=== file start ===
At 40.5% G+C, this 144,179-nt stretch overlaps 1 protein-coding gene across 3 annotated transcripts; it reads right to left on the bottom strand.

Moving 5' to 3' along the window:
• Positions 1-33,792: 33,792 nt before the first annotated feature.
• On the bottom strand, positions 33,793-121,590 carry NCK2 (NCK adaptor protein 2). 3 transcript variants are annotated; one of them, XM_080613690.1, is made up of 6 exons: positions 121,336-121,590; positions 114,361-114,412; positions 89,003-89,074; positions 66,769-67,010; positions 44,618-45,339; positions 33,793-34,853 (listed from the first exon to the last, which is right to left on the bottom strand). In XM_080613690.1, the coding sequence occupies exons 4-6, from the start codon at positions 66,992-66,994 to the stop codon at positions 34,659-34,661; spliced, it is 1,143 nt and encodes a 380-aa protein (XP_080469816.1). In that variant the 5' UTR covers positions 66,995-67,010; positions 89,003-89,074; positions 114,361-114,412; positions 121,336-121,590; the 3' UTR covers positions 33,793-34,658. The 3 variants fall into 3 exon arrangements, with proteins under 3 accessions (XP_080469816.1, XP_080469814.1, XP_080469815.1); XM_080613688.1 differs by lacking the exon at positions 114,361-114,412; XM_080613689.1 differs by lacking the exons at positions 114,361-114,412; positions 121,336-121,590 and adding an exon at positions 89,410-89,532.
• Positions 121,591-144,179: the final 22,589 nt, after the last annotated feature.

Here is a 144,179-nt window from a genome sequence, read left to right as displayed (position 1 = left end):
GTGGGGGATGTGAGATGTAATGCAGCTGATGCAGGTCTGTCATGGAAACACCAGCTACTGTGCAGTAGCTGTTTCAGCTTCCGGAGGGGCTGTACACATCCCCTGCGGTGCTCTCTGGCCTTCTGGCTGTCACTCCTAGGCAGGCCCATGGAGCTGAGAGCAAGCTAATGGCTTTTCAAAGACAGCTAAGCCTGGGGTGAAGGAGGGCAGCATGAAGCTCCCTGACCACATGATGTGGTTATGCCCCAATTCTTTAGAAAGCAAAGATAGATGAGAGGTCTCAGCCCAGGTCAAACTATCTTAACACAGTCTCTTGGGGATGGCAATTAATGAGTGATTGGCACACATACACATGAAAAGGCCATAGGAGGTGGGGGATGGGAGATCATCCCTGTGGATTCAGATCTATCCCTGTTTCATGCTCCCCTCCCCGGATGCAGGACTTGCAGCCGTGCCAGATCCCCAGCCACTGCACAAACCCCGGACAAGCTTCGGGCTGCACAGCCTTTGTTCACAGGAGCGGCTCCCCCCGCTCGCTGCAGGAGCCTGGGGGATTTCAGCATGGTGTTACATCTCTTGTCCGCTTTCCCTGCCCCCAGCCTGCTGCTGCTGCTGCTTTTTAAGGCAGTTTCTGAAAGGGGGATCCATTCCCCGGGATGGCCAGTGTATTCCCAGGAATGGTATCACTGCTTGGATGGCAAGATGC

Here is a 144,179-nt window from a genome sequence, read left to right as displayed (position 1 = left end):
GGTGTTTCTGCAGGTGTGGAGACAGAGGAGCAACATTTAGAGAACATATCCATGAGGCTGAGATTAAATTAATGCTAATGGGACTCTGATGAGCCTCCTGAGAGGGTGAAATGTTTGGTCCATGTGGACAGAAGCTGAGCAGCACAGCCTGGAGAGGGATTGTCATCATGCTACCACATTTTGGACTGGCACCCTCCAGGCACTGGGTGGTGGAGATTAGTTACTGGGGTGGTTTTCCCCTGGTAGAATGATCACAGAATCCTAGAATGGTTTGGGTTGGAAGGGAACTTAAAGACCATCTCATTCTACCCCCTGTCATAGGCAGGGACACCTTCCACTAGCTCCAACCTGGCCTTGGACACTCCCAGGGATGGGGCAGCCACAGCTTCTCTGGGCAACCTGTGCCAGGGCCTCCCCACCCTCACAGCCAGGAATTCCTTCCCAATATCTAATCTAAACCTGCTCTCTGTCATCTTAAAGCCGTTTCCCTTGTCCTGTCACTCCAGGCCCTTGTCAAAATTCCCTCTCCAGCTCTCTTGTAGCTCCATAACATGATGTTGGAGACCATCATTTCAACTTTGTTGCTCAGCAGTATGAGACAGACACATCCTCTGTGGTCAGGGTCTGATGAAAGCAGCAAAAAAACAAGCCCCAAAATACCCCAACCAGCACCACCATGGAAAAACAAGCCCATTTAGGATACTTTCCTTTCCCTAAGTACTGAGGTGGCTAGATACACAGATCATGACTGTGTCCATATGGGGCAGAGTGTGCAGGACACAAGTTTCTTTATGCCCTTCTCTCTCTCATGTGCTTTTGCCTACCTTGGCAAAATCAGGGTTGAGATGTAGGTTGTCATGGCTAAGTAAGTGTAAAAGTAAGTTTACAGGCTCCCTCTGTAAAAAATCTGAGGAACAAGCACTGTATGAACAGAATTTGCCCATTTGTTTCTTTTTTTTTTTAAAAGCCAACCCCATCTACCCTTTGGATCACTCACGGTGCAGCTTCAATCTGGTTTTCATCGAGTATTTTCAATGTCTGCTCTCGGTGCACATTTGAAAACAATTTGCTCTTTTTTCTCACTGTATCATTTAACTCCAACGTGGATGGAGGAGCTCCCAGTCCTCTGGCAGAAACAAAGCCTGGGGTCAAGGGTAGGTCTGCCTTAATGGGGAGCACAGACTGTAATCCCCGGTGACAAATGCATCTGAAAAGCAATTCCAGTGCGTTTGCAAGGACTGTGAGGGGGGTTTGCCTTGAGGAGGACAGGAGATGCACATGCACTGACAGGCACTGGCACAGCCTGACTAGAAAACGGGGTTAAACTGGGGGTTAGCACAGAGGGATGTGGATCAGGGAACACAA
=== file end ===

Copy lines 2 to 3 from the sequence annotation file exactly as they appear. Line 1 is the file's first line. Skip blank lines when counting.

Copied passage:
Moving 5' to 3' along the window:
• Positions 1-33,792: 33,792 nt before the first annotated feature.